I've always had a hard time with naps.  It feels like cheating somehow -- an irrational idea that's stuck with me from God only knows where.  But it's stuck.  If I nap, I do it in secret where no one can see me. (Okay.  Yes. I may need therapy.)

Coffee, however, is not only a drink but a social event.  It'd be good, I thought, to be invited to coffee and not have to say, "Oh, but I only drink tea."

 If only it didn't taste so bad.

I started off soft; I bought a cheap package of instant coffee and put a teaspoon of it in a cup of hot water every morning.  When I was able to tolerate that, I moved onto two teaspoons and two cups. Teaspoon by teaspoon, I forced myself into a new addiction.  And it worked.  My coffee addiction is on almost equal par with my popcorn addiction or my licorice problem or even my love/hate relationship with Diet Coke.  I'm toting around ten ounces of terrible coffee wherever I go.  And I like it.  I look forward to it.  Awful, bitter taste and all.

Easing oneself into addiction is twisted, I admit it.  But it's made a difference.  I now drink coffee before I write. While I write.  And I've stopped using the keyboard as a pillow.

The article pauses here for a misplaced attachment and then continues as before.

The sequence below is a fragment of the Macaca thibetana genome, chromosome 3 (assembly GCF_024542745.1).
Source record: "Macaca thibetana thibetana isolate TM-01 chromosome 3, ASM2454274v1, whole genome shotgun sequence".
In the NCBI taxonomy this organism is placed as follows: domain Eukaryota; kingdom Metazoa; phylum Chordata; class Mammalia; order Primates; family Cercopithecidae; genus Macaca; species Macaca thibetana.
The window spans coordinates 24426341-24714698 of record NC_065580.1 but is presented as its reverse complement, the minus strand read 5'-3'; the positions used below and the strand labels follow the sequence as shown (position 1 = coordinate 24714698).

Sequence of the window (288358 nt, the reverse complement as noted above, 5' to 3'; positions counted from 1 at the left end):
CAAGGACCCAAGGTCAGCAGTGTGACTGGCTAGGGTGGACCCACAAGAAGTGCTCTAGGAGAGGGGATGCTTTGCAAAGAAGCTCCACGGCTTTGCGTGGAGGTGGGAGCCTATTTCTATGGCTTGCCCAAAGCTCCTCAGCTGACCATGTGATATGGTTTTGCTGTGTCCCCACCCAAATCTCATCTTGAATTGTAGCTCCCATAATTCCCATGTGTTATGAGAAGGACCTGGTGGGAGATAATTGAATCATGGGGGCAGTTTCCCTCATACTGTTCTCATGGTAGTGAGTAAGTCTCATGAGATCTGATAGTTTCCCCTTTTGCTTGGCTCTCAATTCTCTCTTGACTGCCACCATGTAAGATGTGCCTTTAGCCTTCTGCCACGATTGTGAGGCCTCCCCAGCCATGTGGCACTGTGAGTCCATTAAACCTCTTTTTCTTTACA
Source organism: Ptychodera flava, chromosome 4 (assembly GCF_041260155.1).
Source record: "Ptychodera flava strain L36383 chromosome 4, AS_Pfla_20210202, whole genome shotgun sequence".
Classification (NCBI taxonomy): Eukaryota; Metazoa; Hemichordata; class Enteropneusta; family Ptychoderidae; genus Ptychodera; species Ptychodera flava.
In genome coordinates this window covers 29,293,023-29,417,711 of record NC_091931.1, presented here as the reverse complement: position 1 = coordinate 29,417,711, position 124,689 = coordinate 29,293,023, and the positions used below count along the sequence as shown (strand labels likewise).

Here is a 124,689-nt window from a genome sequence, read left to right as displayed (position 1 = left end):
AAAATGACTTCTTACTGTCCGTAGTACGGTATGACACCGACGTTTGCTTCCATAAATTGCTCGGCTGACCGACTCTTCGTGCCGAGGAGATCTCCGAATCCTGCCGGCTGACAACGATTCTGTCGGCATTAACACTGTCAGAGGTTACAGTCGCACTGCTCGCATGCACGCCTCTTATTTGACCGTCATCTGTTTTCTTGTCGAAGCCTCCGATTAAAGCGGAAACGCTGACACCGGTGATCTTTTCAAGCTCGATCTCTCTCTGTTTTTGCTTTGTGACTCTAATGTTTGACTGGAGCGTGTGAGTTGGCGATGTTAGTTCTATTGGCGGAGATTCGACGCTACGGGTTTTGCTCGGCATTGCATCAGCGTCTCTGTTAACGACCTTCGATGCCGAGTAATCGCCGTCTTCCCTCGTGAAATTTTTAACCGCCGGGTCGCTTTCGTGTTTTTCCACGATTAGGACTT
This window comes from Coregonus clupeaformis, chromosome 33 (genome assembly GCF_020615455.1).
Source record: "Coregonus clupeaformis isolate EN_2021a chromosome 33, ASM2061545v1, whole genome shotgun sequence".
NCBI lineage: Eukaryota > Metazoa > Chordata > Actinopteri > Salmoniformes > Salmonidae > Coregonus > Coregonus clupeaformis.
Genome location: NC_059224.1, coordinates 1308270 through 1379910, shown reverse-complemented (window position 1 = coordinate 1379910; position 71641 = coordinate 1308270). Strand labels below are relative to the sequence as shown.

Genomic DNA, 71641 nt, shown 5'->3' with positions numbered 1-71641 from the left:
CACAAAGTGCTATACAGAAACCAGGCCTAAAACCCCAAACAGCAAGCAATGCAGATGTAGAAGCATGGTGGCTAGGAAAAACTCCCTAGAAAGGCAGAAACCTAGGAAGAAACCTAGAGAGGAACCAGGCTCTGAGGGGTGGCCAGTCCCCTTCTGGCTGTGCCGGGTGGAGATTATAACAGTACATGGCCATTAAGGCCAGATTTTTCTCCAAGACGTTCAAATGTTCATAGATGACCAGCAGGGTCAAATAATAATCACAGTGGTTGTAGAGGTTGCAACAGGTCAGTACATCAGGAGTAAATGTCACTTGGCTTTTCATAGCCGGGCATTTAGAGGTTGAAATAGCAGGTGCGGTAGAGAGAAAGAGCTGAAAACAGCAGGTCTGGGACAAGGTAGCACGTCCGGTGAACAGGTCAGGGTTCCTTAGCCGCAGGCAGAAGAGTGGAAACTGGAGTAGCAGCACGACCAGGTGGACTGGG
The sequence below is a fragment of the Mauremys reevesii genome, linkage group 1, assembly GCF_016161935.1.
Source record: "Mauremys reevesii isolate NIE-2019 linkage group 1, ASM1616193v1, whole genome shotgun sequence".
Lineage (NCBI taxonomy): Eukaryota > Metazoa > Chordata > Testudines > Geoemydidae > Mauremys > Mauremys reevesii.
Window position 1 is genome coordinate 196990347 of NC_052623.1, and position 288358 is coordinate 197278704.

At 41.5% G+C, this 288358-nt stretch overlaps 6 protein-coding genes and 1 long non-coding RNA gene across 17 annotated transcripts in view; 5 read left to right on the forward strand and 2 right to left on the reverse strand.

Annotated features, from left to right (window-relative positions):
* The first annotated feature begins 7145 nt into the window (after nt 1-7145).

In fact, I've almost stopped using any kind of pillow.

 All that coffee's got me up at night.


Monday, September 10, 2012

Role Reversal

Swapping Lives

I've had a hell of a summer.  I'd just made up a plan of action for attacking my new novel when my husband had an aneurysm.  I'll spare you the details, but let's just say scary doesn't cover it.  Luckily for my husband (and me and the kids!) someone up there has his back.  It's been a long haul, but he's made it through practically unscathed.

I say practically.  He's still got some health issues related to the aneurysm and is stuck home from work for at least a couple more months.  Despite loving the guy, the thought of trying to catch up on three months of lost writing work with him in the next room on the X-Box gave me chills.  I knew I'd get pretty resentful trying to keep up with everything while watching him recuperate.  And he'd surely go nuts with my annoyance stomping around the apartment like a whole other person.  So I asked him for a favor: a life swap.

Normally, I'm the stay-at-home parent.  Here in Geneva, the kids go to school four days a week and have off from 11:30-1:30 for lunch.  Believe me, that really cuts into everything.  After the shopping, the cleaning, the cooking and the school run, I only end up with a couple hours writing time.  My fantasy (other than that one with Robert Downey Jr, of course)?   To be able to go off all day and work on my novel non-stop.

To my surprise, my husband jumped on it.  He's been doing the school route four times a day and cooking lunch without complaint.  Yes, when I get home it looks like someone spewed junk everywhere and I can tell what they had for lunch just by looking under the table.  But I'm writing and he's recovering.  And that's what counts in the end.  My goal is to get a rough draft done by November.  Any tips on how to keep the momentum going?